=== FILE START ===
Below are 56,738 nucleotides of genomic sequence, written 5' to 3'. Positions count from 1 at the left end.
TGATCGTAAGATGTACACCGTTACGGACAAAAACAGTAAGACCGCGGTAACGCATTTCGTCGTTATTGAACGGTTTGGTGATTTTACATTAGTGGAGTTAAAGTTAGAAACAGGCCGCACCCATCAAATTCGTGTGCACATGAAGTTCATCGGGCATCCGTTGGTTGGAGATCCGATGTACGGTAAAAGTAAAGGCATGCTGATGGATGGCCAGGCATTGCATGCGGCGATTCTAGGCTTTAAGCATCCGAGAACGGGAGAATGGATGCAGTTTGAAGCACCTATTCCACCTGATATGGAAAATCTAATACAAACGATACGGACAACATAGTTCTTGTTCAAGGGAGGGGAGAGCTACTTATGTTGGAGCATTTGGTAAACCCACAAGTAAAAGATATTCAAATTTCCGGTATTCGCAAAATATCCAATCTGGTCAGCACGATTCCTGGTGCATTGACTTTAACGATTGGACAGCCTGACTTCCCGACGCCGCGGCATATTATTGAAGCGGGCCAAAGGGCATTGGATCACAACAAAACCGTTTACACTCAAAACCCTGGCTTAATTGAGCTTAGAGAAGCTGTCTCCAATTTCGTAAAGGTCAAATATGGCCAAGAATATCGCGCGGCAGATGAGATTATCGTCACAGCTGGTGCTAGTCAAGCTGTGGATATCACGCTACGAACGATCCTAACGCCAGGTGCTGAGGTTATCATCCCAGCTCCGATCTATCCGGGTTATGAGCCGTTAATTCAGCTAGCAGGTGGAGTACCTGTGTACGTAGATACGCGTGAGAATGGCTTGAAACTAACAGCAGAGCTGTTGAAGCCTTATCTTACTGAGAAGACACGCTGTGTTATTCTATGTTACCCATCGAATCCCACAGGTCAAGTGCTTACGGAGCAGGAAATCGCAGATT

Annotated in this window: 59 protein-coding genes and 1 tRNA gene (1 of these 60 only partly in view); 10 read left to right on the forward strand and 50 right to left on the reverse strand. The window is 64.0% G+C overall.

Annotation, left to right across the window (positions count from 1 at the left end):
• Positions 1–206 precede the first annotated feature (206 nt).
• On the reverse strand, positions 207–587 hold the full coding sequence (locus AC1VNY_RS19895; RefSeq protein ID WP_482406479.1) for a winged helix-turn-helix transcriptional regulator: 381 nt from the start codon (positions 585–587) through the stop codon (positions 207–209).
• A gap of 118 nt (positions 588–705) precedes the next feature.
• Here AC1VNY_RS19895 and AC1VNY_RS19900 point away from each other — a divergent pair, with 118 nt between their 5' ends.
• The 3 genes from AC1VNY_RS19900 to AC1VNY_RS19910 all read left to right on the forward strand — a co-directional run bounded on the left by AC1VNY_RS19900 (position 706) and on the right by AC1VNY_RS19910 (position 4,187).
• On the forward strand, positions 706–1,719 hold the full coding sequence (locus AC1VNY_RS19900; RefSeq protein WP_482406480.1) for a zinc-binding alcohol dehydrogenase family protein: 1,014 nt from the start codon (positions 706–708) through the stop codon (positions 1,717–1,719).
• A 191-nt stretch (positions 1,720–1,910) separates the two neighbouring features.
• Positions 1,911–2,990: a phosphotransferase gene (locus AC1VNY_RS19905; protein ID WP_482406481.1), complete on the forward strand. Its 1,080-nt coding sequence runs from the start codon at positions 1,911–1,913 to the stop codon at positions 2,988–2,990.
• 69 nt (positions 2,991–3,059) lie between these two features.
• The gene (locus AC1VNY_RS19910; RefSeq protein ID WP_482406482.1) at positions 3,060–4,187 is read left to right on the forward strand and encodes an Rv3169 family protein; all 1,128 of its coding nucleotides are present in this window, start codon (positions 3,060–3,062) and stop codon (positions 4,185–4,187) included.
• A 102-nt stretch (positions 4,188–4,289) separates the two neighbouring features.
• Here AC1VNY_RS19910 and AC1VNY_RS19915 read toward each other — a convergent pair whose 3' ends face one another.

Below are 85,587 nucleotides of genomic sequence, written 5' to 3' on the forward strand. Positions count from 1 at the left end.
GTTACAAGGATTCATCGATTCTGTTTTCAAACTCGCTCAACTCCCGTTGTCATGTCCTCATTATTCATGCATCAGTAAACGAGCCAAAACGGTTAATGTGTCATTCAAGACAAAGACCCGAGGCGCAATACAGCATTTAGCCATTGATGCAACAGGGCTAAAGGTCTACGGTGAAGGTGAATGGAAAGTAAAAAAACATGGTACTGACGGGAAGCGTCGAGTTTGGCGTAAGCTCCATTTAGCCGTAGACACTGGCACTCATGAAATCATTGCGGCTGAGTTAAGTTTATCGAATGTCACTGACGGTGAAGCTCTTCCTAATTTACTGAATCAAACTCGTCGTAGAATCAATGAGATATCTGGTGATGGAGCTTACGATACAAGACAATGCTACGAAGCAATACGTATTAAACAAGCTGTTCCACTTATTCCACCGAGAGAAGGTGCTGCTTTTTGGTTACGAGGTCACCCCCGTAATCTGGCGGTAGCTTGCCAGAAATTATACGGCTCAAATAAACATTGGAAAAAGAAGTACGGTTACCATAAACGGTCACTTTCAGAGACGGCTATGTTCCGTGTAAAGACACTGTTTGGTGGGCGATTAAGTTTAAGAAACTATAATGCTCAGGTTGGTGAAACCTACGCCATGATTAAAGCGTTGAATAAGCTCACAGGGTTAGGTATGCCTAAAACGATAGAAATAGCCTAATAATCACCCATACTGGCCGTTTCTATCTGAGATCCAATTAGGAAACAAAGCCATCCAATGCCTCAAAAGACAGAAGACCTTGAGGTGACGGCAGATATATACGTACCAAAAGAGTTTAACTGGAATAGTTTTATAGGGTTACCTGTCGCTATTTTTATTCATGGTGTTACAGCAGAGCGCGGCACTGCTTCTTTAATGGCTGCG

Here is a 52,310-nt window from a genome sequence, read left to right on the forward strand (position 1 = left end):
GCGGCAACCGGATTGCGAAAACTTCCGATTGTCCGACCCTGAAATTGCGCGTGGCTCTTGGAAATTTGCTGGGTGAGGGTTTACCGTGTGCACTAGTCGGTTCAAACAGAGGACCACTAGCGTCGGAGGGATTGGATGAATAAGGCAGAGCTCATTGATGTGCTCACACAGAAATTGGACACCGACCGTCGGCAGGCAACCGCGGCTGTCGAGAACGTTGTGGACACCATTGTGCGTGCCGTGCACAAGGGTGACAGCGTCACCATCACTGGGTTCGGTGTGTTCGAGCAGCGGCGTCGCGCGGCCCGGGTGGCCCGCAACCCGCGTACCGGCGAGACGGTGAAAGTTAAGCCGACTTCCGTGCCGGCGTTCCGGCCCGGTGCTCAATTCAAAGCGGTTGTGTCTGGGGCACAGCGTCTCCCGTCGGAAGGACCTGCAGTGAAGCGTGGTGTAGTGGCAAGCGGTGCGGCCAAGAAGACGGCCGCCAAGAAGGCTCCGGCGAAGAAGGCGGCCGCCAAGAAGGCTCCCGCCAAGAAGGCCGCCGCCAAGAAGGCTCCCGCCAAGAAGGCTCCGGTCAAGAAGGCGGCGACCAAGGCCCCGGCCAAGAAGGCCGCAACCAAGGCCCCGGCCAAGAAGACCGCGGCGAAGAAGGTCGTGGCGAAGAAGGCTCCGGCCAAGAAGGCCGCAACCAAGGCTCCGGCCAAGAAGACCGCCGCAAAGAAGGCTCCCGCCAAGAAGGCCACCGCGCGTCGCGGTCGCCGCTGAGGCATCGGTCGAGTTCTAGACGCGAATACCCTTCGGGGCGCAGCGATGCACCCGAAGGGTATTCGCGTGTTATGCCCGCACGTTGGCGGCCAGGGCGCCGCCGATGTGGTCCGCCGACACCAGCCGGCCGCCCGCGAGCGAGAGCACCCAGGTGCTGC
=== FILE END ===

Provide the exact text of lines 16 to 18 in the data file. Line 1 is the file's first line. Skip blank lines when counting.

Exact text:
• Here AC1VNY_RS19910 and AC1VNY_RS19915 read toward each other — a convergent pair whose 3' ends face one another.

Below are 85,587 nucleotides of genomic sequence, written 5' to 3' on the forward strand. Positions count from 1 at the left end.
GTTACAAGGATTCATCGATTCTGTTTTCAAACTCGCTCAACTCCCGTTGTCATGTCCTCATTATTCATGCATCAGTAAACGAGCCAAAACGGTTAATGTGTCATTCAAGACAAAGACCCGAGGCGCAATACAGCATTTAGCCATTGATGCAACAGGGCTAAAGGTCTACGGTGAAGGTGAATGGAAAGTAAAAAAACATGGTACTGACGGGAAGCGTCGAGTTTGGCGTAAGCTCCATTTAGCCGTAGACACTGGCACTCATGAAATCATTGCGGCTGAGTTAAGTTTATCGAATGTCACTGACGGTGAAGCTCTTCCTAATTTACTGAATCAAACTCGTCGTAGAATCAATGAGATATCTGGTGATGGAGCTTACGATACAAGACAATGCTACGAAGCAATACGTATTAAACAAGCTGTTCCACTTATTCCACCGAGAGAAGGTGCTGCTTTTTGGTTACGAGGTCACCCCCGTAATCTGGCGGTAGCTTGCCAGAAATTATACGGCTCAAATAAACATTGGAAAAAGAAGTACGGTTACCATAAACGGTCACTTTCAGAGACGGCTATGTTCCGTGTAAAGACACTGTTTGGTGGGCGATTAAGTTTAAGAAACTATAATGCTCAGGTTGGTGAAACCTACGCCATGATTAAAGCGTTGAATAAGCTCACAGGGTTAGGTATGCCTAAAACGATAGAAATAGCCTAATAATCACCCATACTGGCCGTTTCTATCTGAGATCCAATTAGGAAACAAAGCCATCCAATGCCTCAAAAGACAGAAGACCTTGAGGTGACGGCAGATATATACGTACCAAAAGAGTTTAACTGGAATAGTTTTATAGGGTTACCTGTCGCTATTTTTATTCATGGTGTTACAGCAGAGCGCGGCACTGCTTCTTTAATGGCTGCG